Chili (topics must be at least 6 characters)

I started a pot of chili tonight. Chili is both one of my earliest memories, and one that I’ve never really mastered. I suspect my parents put beans in their chili, though I don’t really remember, but I suspect it’s true. They were more interested in stretching a dollar than purity. I know I was taught to crumble my Saltines into the chili.

I’ve never really had a good chili recipe. In college I would chop up a random roast and throw in a bottle of Gebhardts. This year I’ve been using Lisa Fain’s recipe out of Homesick Texan, because I really like Lisa, and I like that she always starts from dried chilis. It is just hard enough to make it seem like you’re really doing something, plus it means a trip to Fiesta to buy dried chilis. The other time I made it I followed the recipe pretty closely, except I didn’t add the chocolate, because Cincinnati. Lisa says in the recipe she adds the chocolate because it’s a Mexico sort of thing to do. This time I didn’t add the coffee, cinnamon, or allspice either. It smells a lot better.

Anyone have a chili recipe by which they swear?

No, but I broke down a chicken today and made broth and meat, and tomorrow we’ll be having a red posole using Rancho Gordo hominy and the chicken and broth from today.


For various reasons, it’s been over a decade since I ate any meat, but chili is one of those few dishes that I truly miss. Here’s the all-bean version I make when I need to scratch that itch. The chile paste will probably still work for the carnivorous among you.

Chile Paste


  • Dried chiles: 3x New Mexico, 3x Ancho, 3x Guajillo, 2x Arbol
  • Chipotles in adobo


  • Stem and seed the dried chiles, cut into roughly 1-inch pieces
  • Toast dried chiles in microwave: 15 second bursts until fragrant (usually under a minute total)
  • Soak toasted chiles in boiling water for 5-10 minutes. Drain most of the water (I find that it’s too bitter if you don’t).
  • Blend chiles with 2 cups of stock and a couple chipotles covered in sauce until smooth. I parcel it out into 8 oz. jars that I freeze for later.


  • 1 sweet yellow onion, diced
  • 3 cloves garlic
  • 1 tbsp ground cumin
  • 2 tsp dried oregano
  • 1 or 2 big glugs of soy sauce
  • Half a bottle of beer (you know what to do with the other half)
  • 3.5 cups kidney beans (that’s 2 cans on a normal night, but if I’m feeling fancy, I’m not averse to some Rancho Gordo pinquitos or vaqueros)
  • 1 can crushed tomatoes (fire-roasted, preferably)
  • 1 cup chile paste (see above)


  • Soften onions in a bit of oil
  • Add garlic, cumin, oregano and stir until fragrant (about 30 sec)
  • Add soy sauce and mix it about for another 30 seconds
  • Add tomatoes, chile paste, and beer. Heat it to bubbling, then knock it back to a simmer for 30 min.
    About 5 min before serving, I’ll add a shot of whiskey sometimes. If the chili is too watery, I’ll add a heaping tbsp of cornmeal; too thick, add a touch more beer.

Chili contains four main ingredients: beef, beef fat, chiles and masa. Some spices such as cumin and maybe an onion or garlic are fine. But NO TOMATOES and NO BEANS! I suspect you’ve heard that before though, and have chosen to ignore it. So knock yourself out. Might as well add cinnamon and noodles, while you’re at it.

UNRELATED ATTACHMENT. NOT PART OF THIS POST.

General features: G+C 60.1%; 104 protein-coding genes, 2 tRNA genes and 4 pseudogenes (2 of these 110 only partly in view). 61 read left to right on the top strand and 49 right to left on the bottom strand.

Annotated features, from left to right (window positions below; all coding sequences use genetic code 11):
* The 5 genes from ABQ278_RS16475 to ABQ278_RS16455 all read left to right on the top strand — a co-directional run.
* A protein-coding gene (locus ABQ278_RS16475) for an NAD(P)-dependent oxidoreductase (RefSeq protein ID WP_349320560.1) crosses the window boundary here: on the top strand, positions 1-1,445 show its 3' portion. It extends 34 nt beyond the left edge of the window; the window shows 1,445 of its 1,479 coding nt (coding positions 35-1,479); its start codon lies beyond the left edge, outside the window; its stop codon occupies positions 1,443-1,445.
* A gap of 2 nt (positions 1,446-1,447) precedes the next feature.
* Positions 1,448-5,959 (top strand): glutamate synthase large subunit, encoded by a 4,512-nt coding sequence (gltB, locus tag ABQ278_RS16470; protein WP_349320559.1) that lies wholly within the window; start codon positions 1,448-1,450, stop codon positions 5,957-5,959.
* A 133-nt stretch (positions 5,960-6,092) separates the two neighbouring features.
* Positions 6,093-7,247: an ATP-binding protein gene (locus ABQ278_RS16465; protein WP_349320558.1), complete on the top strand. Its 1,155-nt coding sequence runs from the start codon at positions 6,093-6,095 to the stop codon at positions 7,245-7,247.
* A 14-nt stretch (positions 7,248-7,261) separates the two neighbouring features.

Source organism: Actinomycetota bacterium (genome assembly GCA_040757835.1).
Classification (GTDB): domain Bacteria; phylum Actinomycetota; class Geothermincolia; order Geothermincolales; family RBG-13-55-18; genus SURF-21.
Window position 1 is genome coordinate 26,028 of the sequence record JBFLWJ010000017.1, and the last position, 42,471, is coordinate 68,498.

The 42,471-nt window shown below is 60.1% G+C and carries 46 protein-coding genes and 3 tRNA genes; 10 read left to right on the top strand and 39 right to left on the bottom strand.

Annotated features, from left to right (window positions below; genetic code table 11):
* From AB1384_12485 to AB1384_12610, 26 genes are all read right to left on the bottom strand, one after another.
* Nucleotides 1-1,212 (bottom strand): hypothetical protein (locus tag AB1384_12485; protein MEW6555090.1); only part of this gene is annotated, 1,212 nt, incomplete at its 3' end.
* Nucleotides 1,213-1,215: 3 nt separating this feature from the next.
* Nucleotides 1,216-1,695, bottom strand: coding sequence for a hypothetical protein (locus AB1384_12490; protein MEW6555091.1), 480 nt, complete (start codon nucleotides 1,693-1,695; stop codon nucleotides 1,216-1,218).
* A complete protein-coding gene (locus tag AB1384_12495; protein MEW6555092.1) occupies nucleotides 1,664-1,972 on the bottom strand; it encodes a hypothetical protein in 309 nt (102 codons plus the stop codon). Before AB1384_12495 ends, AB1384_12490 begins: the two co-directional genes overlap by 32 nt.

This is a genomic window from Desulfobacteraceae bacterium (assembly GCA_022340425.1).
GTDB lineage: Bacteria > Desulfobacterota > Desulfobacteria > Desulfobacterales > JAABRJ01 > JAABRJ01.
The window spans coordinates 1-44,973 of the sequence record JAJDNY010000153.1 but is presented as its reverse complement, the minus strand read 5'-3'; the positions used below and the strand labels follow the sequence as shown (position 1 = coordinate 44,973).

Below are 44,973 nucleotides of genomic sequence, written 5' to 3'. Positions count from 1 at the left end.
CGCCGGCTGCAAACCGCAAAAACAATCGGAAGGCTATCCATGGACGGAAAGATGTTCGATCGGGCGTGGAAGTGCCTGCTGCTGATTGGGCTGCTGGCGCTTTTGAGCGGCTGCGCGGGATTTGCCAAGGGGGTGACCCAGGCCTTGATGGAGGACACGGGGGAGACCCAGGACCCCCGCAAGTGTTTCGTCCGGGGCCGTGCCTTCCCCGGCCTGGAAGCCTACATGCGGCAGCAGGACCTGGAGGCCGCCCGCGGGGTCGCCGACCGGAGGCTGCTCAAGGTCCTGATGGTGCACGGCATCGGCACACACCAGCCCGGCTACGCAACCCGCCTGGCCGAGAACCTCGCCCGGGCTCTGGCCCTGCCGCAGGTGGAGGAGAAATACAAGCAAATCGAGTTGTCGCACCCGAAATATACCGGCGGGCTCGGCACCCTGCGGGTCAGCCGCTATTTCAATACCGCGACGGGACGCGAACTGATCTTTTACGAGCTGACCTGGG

The recipe I use, which I found online a long time ago and have slowly made changes to it:

2lb extra lean ground beef
1lb lean ground beef
1 onion, chopped
4 garlic cloves, chopped
8oz tomato sauce
1 cup water
12oz beer
3-4tbsp chili powder
2tbsp beef bouillon (or 6 cubes)
2tbsp cumin
3tbsp paprika
3tsp oregano
2tsp sugar
1tsp unsweetened cocoa
1tsp cornmeal
1tsp flour

Couple it with a sweet cornbread recipe I use and we’ll be eating like kings on Monday night.

Just an odd aside, but I was out of college before I ever saw anyone put sugar in cornbread, and then she was from Minnesota. I was shocked. There’s a theory (and if you google sugar and cornbread you can find plenty of discussions on the internet), that white Southerners almost universally didn’t put sugar in cornbread, but that black Southerners almost universally did, and that black Southerners took the preference with them during the Great Migration so that Yankees all think cornbread always has sugar in it.

ETA: There are two theories I’ve seen to explain the difference. One is that black consumers got into the habit of trying to match the cornbread mixes, and the mixes add sugar. The other is that white consumers had access to fresher corn meal which is naturally sweeter, so they never needed to add sugar to have sufficient sweetness. It’s easy to see how in places Southerners ate cornbread, church groups, family gatherings, homes, blacks could go one way and whites another.

ETAETA: Meanwhile I would never put sugar in cornbread. That’s cake.


Why not put sugar in cornbread? That’s like saying don’t put it in banana bread. If you want a little sweet to off-set some spice, it’s a good way to do it. Because if you are going to butter it, that makes it sweet too.

And I’ve never heard of putting masa in chili. That makes me think of a smashed tamale.

No judgment, I just prefer savory cornbread, and think the cultural story, if true, is fascinating.

ETA: banana bread is also cake.

The cornbread recipe I use is 1 cup flour, 1 cup cornmeal, 2/3 cup sugar, so it’s not overly sweet.

Masa is the original and traditional thickener. It’s the same reason you put mashed up saltines or cornbread. And yes, it’s pretty much tamale dough. You can grind up tortilla chips too.

And I always add a tablespoon or so of sugar to my cornbread. It doesn’t make it real sweet, just counters some of the buttermilk’s acidity.

That’s way more sugar than I use. My cornbread recipe:

1 heaping cup of white cornmeal
1 scant cup of flour
1 TBL of sugar
2 tsp of baking powder
1 tsp baking soda
2 large chicken eggs
Buttermilk. How much? Enough to make it a creamy batter, somewhere between a cup and a pint. Just have to eyeball it. It should look like a cake batter.

You’ve already added about a tablespoon of cooking oil to your cast iron skillet and put in the oven to preheat to 350.